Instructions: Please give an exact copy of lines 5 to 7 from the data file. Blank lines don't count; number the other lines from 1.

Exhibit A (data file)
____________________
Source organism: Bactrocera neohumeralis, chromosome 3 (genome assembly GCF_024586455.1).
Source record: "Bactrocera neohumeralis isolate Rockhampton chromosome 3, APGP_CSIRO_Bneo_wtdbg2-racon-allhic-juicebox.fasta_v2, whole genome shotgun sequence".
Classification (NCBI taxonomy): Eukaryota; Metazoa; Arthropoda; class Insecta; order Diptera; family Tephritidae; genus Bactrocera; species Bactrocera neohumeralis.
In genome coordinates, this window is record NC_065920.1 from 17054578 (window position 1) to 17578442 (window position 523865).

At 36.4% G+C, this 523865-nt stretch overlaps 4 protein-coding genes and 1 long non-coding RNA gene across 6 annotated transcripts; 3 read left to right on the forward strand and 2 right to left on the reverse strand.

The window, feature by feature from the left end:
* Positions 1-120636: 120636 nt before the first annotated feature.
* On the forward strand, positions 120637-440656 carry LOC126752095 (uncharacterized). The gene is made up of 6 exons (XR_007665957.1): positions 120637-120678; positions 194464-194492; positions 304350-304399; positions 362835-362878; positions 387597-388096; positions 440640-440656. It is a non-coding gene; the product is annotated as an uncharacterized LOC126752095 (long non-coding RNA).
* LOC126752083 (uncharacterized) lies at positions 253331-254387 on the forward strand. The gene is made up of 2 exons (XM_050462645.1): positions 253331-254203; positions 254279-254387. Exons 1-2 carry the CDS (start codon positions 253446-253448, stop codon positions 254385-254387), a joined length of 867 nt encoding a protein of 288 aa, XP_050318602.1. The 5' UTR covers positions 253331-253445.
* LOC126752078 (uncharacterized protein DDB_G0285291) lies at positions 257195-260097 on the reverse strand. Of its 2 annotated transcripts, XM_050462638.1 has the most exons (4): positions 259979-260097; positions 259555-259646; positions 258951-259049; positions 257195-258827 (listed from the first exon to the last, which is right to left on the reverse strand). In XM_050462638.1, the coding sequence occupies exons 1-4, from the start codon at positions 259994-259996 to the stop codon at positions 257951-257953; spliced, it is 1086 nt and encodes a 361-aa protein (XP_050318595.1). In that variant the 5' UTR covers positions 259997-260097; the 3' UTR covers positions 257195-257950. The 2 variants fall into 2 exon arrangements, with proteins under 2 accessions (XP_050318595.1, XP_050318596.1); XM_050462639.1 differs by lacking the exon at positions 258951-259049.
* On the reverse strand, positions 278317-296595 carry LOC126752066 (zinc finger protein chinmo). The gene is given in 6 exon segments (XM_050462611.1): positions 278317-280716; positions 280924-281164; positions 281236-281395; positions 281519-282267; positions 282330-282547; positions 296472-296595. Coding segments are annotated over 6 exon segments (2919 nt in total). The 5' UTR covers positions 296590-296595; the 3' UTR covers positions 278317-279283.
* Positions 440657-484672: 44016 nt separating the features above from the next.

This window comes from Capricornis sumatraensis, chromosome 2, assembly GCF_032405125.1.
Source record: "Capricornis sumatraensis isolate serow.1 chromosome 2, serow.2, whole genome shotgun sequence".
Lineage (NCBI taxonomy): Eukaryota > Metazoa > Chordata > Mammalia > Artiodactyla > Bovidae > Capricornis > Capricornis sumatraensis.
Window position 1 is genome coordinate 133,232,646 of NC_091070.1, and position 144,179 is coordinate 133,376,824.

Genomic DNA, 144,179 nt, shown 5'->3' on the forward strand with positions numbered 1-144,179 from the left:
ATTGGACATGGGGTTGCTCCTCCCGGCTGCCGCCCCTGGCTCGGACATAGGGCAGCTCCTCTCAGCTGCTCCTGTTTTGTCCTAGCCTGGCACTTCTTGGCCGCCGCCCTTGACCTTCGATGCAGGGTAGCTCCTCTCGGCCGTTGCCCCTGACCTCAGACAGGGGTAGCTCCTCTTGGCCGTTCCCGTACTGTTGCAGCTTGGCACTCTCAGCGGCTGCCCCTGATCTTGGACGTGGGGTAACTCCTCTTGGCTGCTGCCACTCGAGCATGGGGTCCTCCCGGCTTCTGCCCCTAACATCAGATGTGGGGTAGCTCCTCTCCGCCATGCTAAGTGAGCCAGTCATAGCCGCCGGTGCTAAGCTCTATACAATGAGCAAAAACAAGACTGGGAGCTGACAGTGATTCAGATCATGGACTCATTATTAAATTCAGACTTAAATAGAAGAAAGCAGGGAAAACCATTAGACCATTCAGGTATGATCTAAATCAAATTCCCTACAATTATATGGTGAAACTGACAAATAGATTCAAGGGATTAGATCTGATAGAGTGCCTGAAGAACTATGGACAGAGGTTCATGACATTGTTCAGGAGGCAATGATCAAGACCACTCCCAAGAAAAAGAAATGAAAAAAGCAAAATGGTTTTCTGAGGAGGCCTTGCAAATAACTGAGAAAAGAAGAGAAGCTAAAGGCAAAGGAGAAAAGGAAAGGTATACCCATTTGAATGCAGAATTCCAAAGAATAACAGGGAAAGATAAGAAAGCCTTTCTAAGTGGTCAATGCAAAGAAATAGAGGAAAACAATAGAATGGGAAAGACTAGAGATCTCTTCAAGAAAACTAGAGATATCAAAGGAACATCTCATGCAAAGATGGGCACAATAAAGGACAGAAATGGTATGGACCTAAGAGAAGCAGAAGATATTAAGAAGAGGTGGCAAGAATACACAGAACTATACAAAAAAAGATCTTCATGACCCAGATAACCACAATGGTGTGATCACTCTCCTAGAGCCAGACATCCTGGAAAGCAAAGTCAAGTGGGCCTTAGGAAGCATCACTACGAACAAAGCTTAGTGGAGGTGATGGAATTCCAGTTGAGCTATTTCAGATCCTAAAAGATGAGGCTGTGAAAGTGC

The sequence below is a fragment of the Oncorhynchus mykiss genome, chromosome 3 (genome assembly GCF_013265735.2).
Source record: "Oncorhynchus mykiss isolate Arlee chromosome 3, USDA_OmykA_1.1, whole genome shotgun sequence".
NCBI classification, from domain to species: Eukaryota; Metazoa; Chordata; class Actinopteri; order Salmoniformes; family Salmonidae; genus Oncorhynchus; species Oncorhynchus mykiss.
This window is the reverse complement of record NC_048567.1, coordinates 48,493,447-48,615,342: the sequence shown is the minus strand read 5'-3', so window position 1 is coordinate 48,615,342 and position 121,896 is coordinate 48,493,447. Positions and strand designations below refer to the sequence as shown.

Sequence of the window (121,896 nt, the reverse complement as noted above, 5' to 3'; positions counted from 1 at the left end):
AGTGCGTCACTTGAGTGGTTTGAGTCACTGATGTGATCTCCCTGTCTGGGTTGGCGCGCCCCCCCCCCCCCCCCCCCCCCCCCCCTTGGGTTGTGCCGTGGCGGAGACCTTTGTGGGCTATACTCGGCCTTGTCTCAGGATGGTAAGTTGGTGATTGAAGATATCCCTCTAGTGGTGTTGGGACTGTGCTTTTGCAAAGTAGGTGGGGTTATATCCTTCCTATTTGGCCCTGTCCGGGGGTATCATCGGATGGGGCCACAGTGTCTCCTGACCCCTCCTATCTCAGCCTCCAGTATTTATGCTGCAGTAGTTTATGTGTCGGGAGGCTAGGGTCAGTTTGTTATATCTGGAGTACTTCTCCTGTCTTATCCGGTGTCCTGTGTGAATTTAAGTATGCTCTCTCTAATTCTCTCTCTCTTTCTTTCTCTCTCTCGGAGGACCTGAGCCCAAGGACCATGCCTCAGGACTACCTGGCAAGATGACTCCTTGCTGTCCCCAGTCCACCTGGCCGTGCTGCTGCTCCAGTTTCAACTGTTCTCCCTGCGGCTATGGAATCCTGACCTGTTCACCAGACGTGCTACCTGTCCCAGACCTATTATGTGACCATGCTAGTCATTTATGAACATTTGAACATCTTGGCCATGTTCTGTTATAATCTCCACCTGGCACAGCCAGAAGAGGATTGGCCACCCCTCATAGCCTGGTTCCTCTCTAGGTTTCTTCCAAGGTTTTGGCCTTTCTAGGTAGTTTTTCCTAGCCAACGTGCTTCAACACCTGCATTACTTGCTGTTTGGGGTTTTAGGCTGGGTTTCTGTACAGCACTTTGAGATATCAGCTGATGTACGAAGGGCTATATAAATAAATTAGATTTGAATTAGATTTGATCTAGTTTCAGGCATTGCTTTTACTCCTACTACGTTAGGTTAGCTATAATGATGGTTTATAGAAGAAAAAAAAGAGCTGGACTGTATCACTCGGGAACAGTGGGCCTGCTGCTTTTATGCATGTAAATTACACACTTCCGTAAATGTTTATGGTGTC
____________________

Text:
At 36.4% G+C, this 523865-nt stretch overlaps 4 protein-coding genes and 1 long non-coding RNA gene across 6 annotated transcripts; 3 read left to right on the forward strand and 2 right to left on the reverse strand.

The window, feature by feature from the left end:
* Positions 1-120636: 120636 nt before the first annotated feature.